Pilots in record numbers are reporting problems with what they describe as buzzing, flying pests.
Not mosquitoes. Drones.
The FAA was asked what is being done about them.
So far this year, pilots have reported drones flying near their aircraft at least 650 times, nearly triple all of 2014.
In June alone there were 138 reports, up from 16 last year. This as demand for hobbyists drones, weighing anywhere between two pounds and more 50 has soared.
Federal aviation administrator Michael Huerta described his level of concern about the number of drones that are up in the air right now.
"The very, very small ones we feel represent much less of a hazard," he said. "We're much more concerned about the higher performance unmanned aircraft, those that are interacting in the airspace with commercial aircraft, with private pilots.
Huerta believes some recreational drone users don't know the rules: Fly below 400 feet and more than five miles from an airport.
And he calls the recent California wildfires a game changer. There have been more than a dozen cases of drones disrupting firefighting efforts.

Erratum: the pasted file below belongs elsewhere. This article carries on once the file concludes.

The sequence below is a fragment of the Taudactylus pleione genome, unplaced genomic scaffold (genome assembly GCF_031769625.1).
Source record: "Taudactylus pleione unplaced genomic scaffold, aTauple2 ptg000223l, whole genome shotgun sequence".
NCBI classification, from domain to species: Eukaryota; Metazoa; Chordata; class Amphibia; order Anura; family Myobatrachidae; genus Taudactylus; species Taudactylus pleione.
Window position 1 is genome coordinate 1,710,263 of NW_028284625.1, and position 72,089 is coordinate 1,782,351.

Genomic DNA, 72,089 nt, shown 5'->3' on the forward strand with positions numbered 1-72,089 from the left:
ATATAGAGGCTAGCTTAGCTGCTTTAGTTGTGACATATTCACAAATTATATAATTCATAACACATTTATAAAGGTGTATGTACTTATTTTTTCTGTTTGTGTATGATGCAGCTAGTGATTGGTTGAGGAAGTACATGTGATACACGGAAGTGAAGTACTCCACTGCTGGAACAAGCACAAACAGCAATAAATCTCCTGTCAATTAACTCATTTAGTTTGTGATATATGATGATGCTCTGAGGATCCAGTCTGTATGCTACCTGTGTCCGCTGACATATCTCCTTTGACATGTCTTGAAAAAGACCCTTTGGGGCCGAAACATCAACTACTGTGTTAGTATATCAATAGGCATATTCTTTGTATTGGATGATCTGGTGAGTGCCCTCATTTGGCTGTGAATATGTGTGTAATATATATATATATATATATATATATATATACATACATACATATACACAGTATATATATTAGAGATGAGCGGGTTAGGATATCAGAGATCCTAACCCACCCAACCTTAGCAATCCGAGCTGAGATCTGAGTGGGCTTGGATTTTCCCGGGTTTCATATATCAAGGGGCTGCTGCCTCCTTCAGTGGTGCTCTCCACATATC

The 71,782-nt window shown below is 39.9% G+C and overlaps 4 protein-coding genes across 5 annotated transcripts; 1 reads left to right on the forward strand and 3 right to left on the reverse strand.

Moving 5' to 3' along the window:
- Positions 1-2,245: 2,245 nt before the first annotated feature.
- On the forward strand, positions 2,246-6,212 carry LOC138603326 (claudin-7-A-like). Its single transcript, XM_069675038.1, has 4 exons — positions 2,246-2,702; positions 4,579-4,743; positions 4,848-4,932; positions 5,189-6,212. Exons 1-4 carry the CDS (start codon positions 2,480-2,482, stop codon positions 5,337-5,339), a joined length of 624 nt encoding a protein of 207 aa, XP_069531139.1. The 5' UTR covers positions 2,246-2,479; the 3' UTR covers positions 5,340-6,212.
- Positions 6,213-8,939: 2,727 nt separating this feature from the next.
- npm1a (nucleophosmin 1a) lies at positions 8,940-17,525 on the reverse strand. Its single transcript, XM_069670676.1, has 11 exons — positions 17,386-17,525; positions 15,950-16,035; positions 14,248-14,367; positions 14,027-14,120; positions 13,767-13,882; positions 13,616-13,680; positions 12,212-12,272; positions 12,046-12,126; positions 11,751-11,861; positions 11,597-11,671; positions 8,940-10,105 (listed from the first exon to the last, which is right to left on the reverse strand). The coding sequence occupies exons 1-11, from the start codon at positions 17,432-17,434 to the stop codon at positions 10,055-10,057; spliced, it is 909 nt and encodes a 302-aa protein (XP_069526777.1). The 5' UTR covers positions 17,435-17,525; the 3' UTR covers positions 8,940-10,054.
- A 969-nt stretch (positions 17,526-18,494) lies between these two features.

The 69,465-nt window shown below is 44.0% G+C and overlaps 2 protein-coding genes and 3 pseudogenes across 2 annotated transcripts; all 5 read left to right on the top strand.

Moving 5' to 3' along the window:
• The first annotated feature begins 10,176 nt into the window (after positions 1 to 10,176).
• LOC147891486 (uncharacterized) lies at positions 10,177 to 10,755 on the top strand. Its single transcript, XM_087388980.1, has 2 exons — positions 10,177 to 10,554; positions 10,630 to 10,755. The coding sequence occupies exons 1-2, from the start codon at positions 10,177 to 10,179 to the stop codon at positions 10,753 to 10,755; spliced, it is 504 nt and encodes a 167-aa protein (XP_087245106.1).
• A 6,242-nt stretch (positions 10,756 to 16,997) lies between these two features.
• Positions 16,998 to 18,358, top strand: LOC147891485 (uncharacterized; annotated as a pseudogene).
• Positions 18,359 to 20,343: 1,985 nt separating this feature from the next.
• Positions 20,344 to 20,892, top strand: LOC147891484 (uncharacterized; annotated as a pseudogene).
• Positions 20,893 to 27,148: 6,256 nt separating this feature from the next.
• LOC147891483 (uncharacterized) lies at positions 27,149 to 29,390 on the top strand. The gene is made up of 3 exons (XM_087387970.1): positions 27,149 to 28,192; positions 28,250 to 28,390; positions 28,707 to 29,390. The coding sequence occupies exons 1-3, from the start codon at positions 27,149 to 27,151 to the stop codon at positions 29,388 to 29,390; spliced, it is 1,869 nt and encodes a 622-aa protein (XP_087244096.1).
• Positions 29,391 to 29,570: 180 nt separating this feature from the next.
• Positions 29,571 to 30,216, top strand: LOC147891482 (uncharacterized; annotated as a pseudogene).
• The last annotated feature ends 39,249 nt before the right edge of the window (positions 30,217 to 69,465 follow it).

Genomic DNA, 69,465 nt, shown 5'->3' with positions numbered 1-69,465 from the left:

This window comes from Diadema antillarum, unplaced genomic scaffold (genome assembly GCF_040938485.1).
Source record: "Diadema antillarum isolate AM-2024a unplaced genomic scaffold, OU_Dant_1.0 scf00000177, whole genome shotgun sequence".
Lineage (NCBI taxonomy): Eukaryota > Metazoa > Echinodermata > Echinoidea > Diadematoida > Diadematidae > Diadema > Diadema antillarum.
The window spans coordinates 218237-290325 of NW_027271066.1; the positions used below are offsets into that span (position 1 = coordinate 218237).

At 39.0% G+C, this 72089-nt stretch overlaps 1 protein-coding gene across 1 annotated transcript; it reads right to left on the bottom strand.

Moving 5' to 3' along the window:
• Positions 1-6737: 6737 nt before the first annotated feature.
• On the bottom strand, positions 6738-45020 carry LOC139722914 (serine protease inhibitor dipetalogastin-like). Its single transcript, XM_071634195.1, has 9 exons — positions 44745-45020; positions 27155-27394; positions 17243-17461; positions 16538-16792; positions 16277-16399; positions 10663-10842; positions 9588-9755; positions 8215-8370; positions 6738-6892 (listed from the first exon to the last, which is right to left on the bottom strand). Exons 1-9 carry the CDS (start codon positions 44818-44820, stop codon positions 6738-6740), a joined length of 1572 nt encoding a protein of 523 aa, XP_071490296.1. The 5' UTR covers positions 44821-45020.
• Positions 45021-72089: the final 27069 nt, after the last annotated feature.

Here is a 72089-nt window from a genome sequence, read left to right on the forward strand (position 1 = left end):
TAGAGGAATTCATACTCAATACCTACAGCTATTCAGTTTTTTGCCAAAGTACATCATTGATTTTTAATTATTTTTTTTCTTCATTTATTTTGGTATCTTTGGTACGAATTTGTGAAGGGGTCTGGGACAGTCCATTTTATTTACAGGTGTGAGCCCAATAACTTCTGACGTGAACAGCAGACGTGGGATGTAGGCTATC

"If you are flying an unmanned aircraft in a way that is unsafe, we will find you and we will hit you where it hurts," said Huerta. "The penalties are pretty significant. There can be fines up to $25,000 and possibly significant jail time."
But the FAA has issued only five fines since 2011 at least three more are pending. Since owners don't have to register drones, cracking down essentially means catching the operator in the act.
Huerta admitted that finding the operators may be difficult.
"It's not all that easy to do, but it doesn't mean there's any less resolve on our part to do it," he said.
Currently the FAA says currently there is not technology to track a drone, and often they rely on local law enforcement to investigate. One possible solution here would be a software fix that would limit how high a drone could fly and how close it could fly to an airport.